In This Issue
Explore the January 1964 print edition below. Or to discover more writing from the pages of The Atlantic, browse the full archive.
LILYN E. CARLTON is a free-lance writer living in Oakland, California, with her psychiatrist husband and two children. This is her first appearance in Accent on Living.
W. F. MIKSCH is a free-lance writer living in Newtown, Connecticut. He was born in Bethlehem, Pennsylvania, and attended Moravian College.
Born in Philadelphia and a graduate of the University of Pennsylvania, J. DAVID STERN began his career in journalism in 1908. Four years later he bought the New Brunswick TIMES, the first of a string of papers across the country whose fortunes he directed in a liberal tradition. As publisher of the Philadelphia RECORD and the New York POST, he became a power in Pastern politics and a close friend and adviser of FDR.
A member of the editorial board of the New York TIMES,who has been consulted in many an arbitration, A. H. RASKIN is keenly aware of the problems which the threats of automation and unemployment have imposed on the unions and on management. This is the fourth in his series of articles on the nations biggest labor unions. His next will deal with the longshore and maritime unions.
Novelist and short-story writer who spent his boyhood in Saskatchewan, WALLACE STEGNER is well aware of the literary dilemma he speaks of in this paper. As professor of English and director of the Creative Writing Center at Stanford, he has been able to share his perception with young writers who feel as he does about the West.
Raised in Harlem, MARTIN J. HAMER has since lived in every borough of New York except Staten Island. He writes, however, “I have spent most of my years traveling inside myself; for at least the horrors there are of my own making.” He works as an electromechanical designer and is an evening student at the City College of New York, where he is majoring in psychology.
RODERICK HAIG-BROWNwas born in England and came to Canada to work as a logger in the Northwest. When the opportunity arose for him to stake out his home,he and his wife chose to live on the fringe of the wilderness close beside the Campbell River,with its great seasonal runs of steelhead and salmon.
A salty, courageous critic whose happiest days as a newspaperman were spent in company with Frank R. Kent, Henry L. Mencken, and Hamilton Owens, all on the BaltimoreSUN, GERALD W. JOHNSONis the author of biographies of Woodrow Wilson, Franklin D. Roosevelt, Andrew Jackson, and John Paul Jones, and of ALITTLE NIGHT-MUSIC,as charming a book on amateur musicians as one can remember.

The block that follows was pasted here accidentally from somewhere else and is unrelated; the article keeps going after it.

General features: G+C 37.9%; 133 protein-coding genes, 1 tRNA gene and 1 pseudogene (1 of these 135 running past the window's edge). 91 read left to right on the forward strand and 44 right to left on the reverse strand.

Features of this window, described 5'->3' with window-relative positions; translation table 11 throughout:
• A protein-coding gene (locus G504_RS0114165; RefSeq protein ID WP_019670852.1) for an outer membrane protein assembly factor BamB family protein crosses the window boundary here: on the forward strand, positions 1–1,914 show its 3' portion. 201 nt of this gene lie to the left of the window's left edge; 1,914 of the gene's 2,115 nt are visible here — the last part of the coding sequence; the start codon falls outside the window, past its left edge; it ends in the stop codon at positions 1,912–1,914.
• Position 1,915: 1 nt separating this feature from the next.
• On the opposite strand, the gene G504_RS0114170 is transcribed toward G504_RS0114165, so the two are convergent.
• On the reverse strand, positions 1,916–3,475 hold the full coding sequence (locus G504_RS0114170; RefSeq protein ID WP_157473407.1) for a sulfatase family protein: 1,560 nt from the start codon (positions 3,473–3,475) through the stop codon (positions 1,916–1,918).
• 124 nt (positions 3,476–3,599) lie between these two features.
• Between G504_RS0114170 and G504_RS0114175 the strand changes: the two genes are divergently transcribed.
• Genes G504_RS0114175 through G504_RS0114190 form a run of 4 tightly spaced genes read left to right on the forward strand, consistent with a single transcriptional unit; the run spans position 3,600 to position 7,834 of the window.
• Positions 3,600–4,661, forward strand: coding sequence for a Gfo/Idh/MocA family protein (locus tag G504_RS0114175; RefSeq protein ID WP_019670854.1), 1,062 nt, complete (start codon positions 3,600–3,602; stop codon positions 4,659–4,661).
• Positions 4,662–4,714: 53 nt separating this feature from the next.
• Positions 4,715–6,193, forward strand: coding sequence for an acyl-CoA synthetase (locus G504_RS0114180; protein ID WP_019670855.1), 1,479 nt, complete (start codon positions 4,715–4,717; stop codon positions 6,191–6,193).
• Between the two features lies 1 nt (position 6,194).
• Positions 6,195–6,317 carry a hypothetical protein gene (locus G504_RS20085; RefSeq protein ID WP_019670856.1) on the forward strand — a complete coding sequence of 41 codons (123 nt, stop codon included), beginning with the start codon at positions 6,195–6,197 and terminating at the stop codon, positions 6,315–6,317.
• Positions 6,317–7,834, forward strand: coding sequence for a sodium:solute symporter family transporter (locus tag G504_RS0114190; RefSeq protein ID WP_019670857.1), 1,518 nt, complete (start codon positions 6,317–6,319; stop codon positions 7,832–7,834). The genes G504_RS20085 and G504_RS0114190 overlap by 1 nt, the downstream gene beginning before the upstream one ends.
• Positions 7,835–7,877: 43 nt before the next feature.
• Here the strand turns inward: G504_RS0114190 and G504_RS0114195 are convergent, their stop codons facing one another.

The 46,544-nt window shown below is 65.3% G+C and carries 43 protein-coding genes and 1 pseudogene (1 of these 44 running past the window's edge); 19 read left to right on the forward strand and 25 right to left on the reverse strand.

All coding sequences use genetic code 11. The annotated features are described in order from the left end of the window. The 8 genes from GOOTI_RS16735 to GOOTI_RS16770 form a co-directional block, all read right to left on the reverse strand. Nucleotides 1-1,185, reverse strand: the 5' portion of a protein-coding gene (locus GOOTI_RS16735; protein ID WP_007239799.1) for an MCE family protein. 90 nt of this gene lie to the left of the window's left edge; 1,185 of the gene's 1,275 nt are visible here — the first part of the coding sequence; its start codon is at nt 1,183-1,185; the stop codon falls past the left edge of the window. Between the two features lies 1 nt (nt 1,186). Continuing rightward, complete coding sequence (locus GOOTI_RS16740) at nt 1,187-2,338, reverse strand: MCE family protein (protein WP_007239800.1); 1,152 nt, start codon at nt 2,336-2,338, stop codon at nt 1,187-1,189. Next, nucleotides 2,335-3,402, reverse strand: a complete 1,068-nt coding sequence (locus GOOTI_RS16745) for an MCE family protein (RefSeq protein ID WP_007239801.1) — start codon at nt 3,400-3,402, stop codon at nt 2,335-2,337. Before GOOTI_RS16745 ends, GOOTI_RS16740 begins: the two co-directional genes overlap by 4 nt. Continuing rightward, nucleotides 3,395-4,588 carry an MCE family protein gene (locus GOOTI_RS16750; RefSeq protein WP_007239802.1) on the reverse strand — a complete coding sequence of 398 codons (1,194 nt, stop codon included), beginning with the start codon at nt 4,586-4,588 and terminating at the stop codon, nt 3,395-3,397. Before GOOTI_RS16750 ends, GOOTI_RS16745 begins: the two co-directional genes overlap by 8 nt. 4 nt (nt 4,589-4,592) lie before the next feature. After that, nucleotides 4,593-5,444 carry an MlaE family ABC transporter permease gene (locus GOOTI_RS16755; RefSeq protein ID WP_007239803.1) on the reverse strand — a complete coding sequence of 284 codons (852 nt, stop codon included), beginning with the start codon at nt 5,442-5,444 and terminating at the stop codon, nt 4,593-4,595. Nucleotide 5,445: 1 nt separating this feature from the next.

Now in his early thirties, ROBERT SOMERLOTTturned out enough fiction in his student days to fill a small library. After attending college in the Midwest, he wrote speeches for politicians, did newspaper work, and churned out commercial releases. Today he is concentrating on his own writing in a small Mexican rillage.
Poet, critic, and professor of Russian literature at Wesleyan University, F. D. REEVE served as Robert Frost’s interpreter when the poet visited the Soviet Union shortly before his death. The provocative account of this journey wilt be published in March in his book ROBERT FROST IN RUSSIA. In the following article, Mr. Reeve discusses the anomalous position of the creative writer in the Soviet Union.
DR. CARL D. TAYLOR was born in the Himalayas. His parents were medical missionaries, and as a boy he accompanied them on their extended tours of the Indian villages each year. A graduate of Harvard Medical School and presently director of the School of Hygiene and Public Health at Johns Hopkins, Dr. Taylor has repeatedly revisited the health centers in his native land.
A Dubliner who is generally regarded as one of the very best short-story writers of our time, SEAN O’FAOLAIN,in the following excerpt from his forthcoming autobiography. tells of his early years. His father was a policeman, and his mother look in lodgers from the Cork Opera House across the street. With his two brothers he lived in the garret, but the theater and the church and the rain god’s green beauty of the countryside were the brimmings which awakened the imagination of Ireland’s finest writer.